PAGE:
April 18, 2009

Rosengart Supertraction

A little history

Lucien Rosengart began building cars bearing his name in 1927, imitating another industrialist with whom he had been connected during the Great War, André Citroën. Instead of designing his own automobile, Rosengart simply got a license from Austin to produce its Seven, believing a market existed in France for such a small vehicle, but had been neglected by major manufacturers. A few years later Rosengart widened its range with larger models, using the same method of licensing a foreign car for production in France, but contracting this time with Adler. The German company was a pioneer in mass-produced front-wheel-drive automobiles, a layout Rosengart opted for when it finally designed its very own car by the end of the Thirties: the Supertraction, unveiled in 1938. Though this low and streamlined convertible was fitted at first with a four-cylinder engine, it was soon available with a V8 provided by American newcomer Mercury. Unfortunately this would prove a very bad time for launching an ambitious new car. France was at war by 1939, and invaded by 1940. Rosengart, a Jew, fortunately left his country on time and sought refuge in the United States for the duration of the conflict. When he returned, he found his plant badly damaged, but nonetheless started production again. Sadly the segment of the market Rosengart had occupied before the war was now taken over by the Renault 4 CV, the Panhard Dyna and, soon thereafter, by the Citroën 2 CV, all produced in such volumes Rosengart could only dream of. The Vivor, another derivative of the old Austin Seven, then its replacements the Ariette and the Sagaie sold poorly, and Rosengart finally went bankrupt in 1955.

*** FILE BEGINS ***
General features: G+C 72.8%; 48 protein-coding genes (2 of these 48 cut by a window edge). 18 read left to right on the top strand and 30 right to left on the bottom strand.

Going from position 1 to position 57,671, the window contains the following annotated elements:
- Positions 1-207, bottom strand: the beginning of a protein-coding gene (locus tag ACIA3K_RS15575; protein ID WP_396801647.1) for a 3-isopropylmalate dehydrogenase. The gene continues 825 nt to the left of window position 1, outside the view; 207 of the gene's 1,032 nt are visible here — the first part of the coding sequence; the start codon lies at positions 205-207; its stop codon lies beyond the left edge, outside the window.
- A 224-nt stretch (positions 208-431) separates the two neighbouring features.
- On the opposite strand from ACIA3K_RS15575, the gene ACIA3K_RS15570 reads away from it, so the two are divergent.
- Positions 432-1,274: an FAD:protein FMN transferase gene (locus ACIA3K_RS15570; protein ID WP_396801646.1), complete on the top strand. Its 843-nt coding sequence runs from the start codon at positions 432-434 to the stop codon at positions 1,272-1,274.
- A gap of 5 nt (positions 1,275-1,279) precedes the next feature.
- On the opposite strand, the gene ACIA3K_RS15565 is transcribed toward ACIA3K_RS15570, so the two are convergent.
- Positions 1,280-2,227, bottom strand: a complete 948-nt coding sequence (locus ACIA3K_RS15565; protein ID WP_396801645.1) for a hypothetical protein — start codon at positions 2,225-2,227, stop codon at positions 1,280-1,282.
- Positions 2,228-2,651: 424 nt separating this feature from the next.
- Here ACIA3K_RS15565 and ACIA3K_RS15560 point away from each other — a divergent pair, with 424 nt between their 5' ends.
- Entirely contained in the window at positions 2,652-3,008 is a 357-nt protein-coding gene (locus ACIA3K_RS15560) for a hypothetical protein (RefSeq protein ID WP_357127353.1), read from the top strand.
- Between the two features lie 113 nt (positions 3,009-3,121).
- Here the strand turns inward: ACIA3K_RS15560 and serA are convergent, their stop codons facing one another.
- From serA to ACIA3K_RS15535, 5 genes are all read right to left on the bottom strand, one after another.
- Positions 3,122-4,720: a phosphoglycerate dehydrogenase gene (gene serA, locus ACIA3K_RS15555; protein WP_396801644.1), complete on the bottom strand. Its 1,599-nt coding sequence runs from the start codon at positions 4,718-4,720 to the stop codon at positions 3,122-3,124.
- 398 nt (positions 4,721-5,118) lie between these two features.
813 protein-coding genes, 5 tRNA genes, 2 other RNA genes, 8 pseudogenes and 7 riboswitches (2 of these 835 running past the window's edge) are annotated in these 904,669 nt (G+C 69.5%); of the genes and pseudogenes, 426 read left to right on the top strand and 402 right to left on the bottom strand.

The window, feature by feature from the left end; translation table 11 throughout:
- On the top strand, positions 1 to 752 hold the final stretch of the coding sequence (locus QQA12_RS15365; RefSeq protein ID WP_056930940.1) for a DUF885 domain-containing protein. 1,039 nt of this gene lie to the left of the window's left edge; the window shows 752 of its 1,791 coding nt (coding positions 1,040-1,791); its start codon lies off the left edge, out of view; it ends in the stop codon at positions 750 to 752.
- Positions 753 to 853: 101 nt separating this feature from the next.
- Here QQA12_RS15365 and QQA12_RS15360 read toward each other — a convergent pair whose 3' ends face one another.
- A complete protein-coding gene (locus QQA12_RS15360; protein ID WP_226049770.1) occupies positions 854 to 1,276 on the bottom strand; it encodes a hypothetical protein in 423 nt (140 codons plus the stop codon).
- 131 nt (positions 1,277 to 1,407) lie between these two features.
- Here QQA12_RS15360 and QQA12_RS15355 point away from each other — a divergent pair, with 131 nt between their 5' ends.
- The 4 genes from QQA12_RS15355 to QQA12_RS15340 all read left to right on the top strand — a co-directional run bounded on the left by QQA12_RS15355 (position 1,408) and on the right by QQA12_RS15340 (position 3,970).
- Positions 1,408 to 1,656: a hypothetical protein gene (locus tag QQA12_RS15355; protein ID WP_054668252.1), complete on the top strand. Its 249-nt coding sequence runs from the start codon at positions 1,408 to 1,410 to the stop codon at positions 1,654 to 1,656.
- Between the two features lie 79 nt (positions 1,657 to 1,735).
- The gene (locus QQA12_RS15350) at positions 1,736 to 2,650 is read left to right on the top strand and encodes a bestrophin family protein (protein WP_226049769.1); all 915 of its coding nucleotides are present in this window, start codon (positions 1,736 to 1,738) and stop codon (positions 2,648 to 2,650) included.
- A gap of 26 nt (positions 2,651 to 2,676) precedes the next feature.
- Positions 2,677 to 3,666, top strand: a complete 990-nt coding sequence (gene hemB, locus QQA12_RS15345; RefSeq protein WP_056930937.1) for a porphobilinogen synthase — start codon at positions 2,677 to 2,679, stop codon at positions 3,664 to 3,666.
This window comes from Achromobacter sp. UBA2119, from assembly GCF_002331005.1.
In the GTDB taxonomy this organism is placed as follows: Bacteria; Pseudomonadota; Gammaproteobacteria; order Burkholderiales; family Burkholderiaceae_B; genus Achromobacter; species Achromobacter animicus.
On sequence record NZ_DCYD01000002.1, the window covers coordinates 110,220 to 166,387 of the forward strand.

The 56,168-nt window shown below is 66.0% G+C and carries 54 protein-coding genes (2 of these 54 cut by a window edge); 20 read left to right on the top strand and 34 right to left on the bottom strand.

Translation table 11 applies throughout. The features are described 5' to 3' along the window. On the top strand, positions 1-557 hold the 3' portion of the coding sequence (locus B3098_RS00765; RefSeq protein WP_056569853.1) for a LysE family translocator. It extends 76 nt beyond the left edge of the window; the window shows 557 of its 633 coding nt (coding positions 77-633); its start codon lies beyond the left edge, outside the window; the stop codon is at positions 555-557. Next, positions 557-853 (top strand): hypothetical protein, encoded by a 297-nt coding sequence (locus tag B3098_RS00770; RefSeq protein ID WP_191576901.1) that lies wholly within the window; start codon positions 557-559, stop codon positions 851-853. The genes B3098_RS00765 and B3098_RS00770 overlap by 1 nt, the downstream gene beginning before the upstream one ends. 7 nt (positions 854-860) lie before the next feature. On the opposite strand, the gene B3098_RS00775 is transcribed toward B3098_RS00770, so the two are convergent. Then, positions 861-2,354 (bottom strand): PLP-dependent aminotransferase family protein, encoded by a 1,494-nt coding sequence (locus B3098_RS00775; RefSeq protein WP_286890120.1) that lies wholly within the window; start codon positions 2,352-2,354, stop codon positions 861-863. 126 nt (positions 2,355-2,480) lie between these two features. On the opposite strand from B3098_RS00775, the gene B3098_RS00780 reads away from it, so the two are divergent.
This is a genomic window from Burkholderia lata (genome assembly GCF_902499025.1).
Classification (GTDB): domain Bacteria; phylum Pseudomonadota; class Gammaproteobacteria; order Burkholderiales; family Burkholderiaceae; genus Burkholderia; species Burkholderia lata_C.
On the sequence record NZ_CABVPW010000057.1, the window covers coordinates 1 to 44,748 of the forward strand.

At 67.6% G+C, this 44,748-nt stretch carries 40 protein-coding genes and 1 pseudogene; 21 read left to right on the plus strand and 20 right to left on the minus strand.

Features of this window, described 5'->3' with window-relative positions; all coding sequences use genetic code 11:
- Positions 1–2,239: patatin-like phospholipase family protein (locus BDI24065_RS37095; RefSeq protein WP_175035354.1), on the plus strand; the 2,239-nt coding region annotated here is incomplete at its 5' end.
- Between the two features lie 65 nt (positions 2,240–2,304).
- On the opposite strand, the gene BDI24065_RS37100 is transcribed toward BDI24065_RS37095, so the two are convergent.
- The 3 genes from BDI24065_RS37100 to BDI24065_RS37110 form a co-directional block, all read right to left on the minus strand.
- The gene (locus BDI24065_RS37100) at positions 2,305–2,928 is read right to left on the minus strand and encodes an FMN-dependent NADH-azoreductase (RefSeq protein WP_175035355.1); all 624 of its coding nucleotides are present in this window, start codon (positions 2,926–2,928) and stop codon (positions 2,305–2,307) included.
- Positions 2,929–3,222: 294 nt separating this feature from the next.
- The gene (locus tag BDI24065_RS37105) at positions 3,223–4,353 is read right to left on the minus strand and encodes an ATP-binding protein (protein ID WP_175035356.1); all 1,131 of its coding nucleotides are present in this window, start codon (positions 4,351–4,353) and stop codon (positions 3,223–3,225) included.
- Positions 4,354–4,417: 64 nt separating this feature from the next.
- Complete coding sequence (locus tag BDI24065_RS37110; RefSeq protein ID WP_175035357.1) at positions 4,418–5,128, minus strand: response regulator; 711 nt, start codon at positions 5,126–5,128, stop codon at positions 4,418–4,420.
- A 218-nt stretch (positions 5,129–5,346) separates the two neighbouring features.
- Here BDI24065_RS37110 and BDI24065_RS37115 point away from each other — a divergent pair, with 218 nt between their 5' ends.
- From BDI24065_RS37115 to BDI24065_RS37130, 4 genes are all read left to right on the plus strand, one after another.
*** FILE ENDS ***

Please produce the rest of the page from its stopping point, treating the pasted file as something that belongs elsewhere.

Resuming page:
About the model

Model: Rosengart Supertraction
Year: 1939
Maker: Ixo
Scale: 1/43
Distributed by: Altaya as no.50 of its Voitures Classiques press series
Acquired: brand new, in November 2007, in Souillac, France

Most models of convertibles are proposed either with the hood up or the hood down. Ixo chose an original option for its Supertraction: à la Mylord, a possibility offered by French and British convertibles of the Thirties, in which the hood is set in an intermediate position covering the rear seats, but not the front. This gives this elegant Rosengart a look typical of its time. Though definitely not a high-end model, this model still appears as a fine product from the Chinese die-casts maker. It is relatively detailed, with many separate parts perfectly glued in position onto the body. The pressed steel wheels fitted with hubcaps are well rendered. The front lights seem realistic enough, but the rear lights are just painted. Being moulded with the body, the door handles unsurprisingly looks a little too flat. In my opinion, this pleasant model deserves a 13/20.




No comments: